Saturday, December 11, 2010

Democracy Denied by Charles Kurzman: my review appears

I just recently received my contributor's copy of the Journal of World History, vol. 21, no. 3 (September, 2010).  It is a special issue of the journal devoted to articles on cosmopolitanism. 

My contribution is a review of an excellent 2008 book by Charles Kurzman, Democracy Denied, 1905-15:  Intellectuals and the Fate of Democracy.   Here's an excerpt.

Kurzman contends that the six revolutions he examines can be seen as part of a global movement with local variations, rather than phenomena strictly tied to local conditions and problems.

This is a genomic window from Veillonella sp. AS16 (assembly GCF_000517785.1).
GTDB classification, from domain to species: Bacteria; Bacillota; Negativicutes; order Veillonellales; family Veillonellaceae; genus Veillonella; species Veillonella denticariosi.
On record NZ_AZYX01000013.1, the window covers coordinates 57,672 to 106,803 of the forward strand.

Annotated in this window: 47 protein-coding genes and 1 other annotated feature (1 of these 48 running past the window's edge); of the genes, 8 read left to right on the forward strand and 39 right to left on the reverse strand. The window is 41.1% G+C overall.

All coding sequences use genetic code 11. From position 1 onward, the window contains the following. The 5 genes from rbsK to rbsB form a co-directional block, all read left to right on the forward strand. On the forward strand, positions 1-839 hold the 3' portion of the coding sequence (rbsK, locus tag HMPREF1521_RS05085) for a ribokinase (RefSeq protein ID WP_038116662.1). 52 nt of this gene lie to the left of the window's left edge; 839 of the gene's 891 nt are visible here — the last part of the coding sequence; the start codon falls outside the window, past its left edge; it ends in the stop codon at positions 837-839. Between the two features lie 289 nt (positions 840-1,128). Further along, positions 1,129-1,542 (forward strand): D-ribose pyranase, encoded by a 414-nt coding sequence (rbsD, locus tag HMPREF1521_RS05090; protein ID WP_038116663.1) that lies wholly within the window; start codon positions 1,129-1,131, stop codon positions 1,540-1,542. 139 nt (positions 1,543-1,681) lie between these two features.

The revolutions in question (in Russia, Iran, the Ottoman Empire, Portugal, Mexico, and China) all began  between 1905 and 1911; all were consciously democratic in their aspirations, at least insofar as democracy was understood at the time; all succeeded in obtaining effective parliamentary elections; and all the revolutionary regimes, except Portugal's, had failed before World War I broke out. Yet, as Kurzman says, even though more than a quarter of the world’s population was affected by this wave of democratic revolution, it has seldom been treated as an international event.

You can read the review in the Journal, or just go straight to the book.

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